hibi was the result of a collaboration between Un Yamada and Yukiko Shinozaki. The japanese word 'hibi' means both 'everyday' as well as 'crack': Two dancers briefly cross paths. They don't meet again for a while but keep track of each other's work. Periodically check the other's online diary. Start up a conversation. A performance takes shape slowly. Through their electronic correspondence, mostly. Long distance. Between continents and time zones. Apart but linked. They send thoughts, lengthy responses. Revisit ideas, themes, and movements. Punctuated with quotations, intimate personal stories, small and large everyday life events. 'hibi' echoes the story of its origin. What happens when these two dancers suddenly find themselves in the same space? What do they share? Where does one body end and the other begin? What happens to this space around and between them?

hibi embodies the tensions inherent in both meanings of this Japanese word: in the simultaneously continuous and discontinuous nature of the 'everyday' - its constant rhythm always marked and interrupted by personal experiences and encounters - and in the 'cracked' tea bowl, broken but not (yet) falling apart. 


choreography and dance: Yukiko Shinozaki , Un Yamada / sound: Christoph De Boeck / dramaturgy: Sara Jansen / technical collaborator: Hans Meijer
production: deepblue, co.yamada un / co-production: Stuk / in collaboration with: Kaaitheater, Vooruit, Buda / with the support from: the Flemish Community, Saison Foundation / assisted by : contemporary art network

world premiere: January 7 2007 at Kichijoji theatre - Tokyo, Japan.
titledatetimelocationtickets & info
1. hibi Thu 01-03-2007  STUK, Leuvenwww.stuk.be
2. hibi Wed 28-02-2007  STUK, Leuvenwww.stuk.be
3. hibi Sat 24-02-2007  Kaaitheater, Brusselwww.kaaitheater.be
4. hibi Fri 23-02-2007  Kaaitheater, Brusselwww.kaaitheater.be
5. hibi Wed 21-02-2007  Kunstencentrum Vooruit, Gentwww.vooruit.be
6. hibi Tue 20-02-2007  Kunstencentrum Vooruit, Gentwww.vooruit.be
7. hibi Tue 09-01-2007  Kichijoji theatre, Tokyowww.musashino-culture.or.jp
8. hibi Mon 08-01-2007  Kichijoji theatre, Tokyowww.musashino-culture.or.jp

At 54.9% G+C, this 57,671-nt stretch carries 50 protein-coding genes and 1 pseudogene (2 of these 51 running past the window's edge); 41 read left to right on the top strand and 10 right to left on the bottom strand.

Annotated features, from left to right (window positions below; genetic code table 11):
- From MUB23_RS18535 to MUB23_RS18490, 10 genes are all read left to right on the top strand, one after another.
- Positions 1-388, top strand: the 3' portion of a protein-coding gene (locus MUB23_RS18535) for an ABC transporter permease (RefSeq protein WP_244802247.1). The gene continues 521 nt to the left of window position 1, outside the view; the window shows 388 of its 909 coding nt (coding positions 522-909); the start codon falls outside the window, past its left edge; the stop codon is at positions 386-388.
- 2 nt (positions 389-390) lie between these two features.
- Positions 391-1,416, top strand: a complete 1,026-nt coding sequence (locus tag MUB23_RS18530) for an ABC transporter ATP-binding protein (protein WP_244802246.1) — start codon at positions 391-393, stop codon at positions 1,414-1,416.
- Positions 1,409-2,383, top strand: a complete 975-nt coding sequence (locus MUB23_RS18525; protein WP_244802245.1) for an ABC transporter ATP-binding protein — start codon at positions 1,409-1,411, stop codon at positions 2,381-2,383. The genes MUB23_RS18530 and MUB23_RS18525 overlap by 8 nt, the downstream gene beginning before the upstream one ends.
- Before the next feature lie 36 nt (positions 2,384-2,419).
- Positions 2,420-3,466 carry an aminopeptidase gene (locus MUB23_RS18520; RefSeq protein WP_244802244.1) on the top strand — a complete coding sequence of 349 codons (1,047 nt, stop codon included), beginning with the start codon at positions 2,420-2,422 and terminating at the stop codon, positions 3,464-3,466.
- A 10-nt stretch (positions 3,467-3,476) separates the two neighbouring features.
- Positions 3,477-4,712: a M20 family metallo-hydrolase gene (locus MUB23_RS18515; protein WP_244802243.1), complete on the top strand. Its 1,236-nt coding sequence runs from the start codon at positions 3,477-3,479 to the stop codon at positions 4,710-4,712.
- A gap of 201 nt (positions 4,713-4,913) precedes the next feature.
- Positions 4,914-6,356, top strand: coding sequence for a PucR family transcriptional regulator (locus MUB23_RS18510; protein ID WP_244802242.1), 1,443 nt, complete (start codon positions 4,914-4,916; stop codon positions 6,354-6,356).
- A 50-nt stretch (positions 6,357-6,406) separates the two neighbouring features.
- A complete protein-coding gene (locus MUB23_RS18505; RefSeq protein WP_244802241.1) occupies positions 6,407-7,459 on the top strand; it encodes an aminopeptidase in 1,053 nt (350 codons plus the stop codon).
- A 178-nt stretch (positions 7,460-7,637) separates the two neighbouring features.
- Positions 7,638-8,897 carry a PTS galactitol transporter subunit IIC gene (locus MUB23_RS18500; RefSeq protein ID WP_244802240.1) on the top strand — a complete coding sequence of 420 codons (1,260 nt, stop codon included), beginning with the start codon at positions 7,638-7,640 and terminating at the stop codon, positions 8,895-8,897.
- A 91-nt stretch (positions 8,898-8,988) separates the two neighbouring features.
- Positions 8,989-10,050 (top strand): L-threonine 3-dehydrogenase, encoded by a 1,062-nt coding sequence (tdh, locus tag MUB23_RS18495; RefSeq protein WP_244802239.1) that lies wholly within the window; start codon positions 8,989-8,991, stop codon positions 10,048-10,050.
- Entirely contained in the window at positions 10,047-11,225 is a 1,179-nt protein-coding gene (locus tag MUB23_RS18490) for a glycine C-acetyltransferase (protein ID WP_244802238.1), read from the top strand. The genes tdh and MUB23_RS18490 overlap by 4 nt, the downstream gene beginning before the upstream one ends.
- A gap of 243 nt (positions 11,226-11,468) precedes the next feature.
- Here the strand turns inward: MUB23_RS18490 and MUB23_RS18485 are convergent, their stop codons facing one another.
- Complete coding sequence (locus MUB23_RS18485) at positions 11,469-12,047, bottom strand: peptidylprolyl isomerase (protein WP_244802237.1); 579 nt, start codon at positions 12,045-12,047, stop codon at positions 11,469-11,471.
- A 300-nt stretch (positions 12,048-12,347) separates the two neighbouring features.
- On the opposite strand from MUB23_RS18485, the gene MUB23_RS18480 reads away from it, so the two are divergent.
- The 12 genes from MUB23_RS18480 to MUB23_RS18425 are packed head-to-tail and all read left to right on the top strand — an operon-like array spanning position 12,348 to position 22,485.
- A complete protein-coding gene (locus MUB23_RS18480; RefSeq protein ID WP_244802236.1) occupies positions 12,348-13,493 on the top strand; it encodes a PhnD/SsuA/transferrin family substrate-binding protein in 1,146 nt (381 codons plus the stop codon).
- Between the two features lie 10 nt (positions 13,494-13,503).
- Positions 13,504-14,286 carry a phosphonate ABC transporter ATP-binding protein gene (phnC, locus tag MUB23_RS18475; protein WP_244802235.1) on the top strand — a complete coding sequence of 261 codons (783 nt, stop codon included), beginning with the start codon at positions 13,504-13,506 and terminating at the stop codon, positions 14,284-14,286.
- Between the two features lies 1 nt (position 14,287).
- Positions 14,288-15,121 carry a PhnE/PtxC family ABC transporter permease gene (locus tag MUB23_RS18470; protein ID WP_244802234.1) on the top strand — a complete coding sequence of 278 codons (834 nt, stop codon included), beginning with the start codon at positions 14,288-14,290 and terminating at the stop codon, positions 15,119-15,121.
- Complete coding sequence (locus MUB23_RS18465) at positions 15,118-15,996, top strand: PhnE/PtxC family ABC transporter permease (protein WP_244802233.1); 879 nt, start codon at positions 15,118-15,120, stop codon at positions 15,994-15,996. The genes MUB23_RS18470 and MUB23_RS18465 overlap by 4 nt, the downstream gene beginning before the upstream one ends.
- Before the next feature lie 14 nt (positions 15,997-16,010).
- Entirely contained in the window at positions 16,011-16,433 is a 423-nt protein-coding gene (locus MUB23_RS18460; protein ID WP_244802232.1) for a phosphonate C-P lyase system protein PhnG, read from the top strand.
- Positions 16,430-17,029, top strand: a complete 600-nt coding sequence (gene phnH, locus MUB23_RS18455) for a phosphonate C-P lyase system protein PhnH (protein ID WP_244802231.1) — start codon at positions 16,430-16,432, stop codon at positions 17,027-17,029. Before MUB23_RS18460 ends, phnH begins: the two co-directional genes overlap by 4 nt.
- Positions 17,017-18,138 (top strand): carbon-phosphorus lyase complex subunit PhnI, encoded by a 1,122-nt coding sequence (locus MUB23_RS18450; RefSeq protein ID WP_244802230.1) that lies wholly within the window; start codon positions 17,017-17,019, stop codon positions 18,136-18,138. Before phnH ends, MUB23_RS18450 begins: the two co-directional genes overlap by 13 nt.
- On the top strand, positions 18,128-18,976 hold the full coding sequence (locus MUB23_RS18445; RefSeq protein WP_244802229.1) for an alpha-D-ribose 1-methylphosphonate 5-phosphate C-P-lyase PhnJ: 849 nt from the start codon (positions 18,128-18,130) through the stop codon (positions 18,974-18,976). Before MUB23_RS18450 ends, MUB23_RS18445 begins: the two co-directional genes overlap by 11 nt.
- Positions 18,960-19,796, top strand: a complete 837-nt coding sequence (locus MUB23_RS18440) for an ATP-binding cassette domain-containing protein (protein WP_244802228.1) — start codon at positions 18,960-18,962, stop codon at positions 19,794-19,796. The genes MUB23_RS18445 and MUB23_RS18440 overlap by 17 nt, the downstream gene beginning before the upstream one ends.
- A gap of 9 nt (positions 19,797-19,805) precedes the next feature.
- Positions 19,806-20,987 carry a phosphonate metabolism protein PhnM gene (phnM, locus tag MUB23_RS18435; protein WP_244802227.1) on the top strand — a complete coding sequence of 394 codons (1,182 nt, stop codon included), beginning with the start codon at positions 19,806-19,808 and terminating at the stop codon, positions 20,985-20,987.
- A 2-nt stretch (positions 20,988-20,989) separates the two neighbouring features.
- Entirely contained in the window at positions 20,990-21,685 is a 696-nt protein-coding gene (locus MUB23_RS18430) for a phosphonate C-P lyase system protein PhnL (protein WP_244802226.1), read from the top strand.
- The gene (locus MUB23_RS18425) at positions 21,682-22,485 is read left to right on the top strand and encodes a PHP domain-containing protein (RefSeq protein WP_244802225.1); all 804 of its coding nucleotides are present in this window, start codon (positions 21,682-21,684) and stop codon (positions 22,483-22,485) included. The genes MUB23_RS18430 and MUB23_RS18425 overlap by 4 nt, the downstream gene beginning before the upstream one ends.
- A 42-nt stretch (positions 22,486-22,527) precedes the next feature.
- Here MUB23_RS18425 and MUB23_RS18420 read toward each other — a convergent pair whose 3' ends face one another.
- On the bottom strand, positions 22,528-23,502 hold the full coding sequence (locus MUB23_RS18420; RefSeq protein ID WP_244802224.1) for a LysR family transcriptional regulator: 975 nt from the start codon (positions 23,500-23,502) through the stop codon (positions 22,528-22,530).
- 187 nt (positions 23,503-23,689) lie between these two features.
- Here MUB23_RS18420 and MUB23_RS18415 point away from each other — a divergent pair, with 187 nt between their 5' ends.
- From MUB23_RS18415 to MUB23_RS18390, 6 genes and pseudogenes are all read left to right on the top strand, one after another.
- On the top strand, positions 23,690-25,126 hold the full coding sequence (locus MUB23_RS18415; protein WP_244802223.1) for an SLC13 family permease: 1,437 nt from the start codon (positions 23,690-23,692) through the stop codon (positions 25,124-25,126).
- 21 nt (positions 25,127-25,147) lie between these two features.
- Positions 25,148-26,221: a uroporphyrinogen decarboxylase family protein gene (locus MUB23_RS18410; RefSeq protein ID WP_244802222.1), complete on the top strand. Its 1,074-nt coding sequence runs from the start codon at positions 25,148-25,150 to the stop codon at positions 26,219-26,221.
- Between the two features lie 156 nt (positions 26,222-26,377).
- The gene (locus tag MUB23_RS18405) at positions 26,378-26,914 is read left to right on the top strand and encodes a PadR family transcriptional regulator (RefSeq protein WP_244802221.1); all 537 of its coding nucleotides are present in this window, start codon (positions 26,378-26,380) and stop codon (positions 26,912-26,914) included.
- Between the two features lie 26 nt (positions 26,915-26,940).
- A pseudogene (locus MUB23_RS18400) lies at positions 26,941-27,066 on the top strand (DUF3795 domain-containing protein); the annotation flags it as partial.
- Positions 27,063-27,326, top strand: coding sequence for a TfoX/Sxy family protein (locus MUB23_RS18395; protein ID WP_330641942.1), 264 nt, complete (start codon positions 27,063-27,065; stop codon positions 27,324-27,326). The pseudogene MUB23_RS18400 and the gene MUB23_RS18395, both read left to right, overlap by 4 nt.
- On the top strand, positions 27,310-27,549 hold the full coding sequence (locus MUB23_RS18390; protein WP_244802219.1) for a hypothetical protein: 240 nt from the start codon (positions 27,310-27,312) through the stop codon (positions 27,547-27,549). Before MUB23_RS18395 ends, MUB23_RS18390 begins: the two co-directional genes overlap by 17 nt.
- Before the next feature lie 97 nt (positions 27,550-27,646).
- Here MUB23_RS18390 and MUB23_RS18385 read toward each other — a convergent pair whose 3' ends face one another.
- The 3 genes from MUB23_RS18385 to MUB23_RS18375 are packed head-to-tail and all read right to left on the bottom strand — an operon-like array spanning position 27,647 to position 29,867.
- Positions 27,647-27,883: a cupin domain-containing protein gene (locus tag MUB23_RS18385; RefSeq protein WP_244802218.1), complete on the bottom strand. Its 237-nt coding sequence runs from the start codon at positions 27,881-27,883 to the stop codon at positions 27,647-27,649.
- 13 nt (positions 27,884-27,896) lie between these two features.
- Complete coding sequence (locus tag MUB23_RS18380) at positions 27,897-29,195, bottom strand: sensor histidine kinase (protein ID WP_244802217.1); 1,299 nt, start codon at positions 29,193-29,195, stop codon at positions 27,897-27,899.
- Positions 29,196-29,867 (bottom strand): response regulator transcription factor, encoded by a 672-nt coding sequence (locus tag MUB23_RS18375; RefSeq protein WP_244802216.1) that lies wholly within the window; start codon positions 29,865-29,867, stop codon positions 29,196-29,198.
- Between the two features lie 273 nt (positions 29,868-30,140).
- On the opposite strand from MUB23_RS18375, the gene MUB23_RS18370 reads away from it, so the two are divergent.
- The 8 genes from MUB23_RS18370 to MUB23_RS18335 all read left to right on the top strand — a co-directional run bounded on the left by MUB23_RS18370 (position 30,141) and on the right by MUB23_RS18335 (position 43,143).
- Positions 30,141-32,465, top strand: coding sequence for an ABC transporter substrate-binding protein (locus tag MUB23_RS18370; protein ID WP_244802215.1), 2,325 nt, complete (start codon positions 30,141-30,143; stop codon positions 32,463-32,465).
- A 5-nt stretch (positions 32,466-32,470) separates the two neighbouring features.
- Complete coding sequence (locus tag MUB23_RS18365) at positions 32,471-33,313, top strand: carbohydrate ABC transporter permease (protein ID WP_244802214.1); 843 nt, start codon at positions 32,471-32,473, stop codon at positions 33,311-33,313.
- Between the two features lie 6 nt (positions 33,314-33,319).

9. hibi [premiere]Sun 07-01-2007  Kichijoji theatre, Tokyowww.musashino-culture.or.jp
© fieldworks
© fieldworks
© Giannina Urmeneta Ottiker

Fri 20-07-2001 : asahi shimbun


The exquisite resonance of two different sounds   An international collaboration between Un Yamada, known for the peculiar sensibility of her “I-novel” (biographical fiction) -like compositions and Yukiko Shinozaki, who is based in Belgium but has performed all over the world. The title ‘Hibi” has different meanings. In “daily” e-mail exchanges they start philosophizing about movement(s). The result (as seen on January 8, 2007 at Kichijoji Theatre) shows them approaching the body as one would carefully handle a “cracked” object.   The low electronic sounds that filled the space until the beginning of the performance fadeout, complete silence. Two dancers stand fidgety on the stage, facing the audience, their glance somewhere between curiosity and anxiety. Yamada wears a black tank top, Shinozaki a grey one. Both wear ankle-length pants. And are barefoot.   Hesitantly, slowly swaying the body, stopping again. The conflict between wanting to move and not being able to is conveyed powerfully. The difficultly to move and the difficulty to exist, notions with meaning onto themselves, also translate into emotions. However, expressing this through the body, and in such a clear way is not a simple feat.   The body that doesn’t move the way one wants it to and the mind that easily falls apart are bounded by a very subtle and intricate sensibility. The two dancers, while moving separately, sense each other’s presence, concord, at times even move in unison. The clarity and quality of this shared sensibility produces a movement chord. This harmony-slightly-undone is truly exquisite.   In the middle, we start to hear a rain-like sound, while until then the stage was bathed in silence. The dancers’ movements become even stranger. Yamada places her head and shoulders on the floor as in a yoga position and bends a leg overhead. Shinozaki sits down on the floor and entangles her arms and legs up in the air. Unwittingly, sincerely, as if challenged by a great mystery, the self struggles with the body.   Yamada’s interiority and quietness contrast with Shinozaki’s movements, which are more outward-oriented and emanate a fluid energy. They share, however, the same ideas about movement, and because they execute them together and with equal strength, their movements create a subtle harmony of, really like ‘hi” and “bi,” similar but different sounds.   In a natural and seemingly random way, even with hesitation, this performance is a query into highly intelligent and minutely structured dance. A monotonous but extremely economical and clear-headed 50 minutes.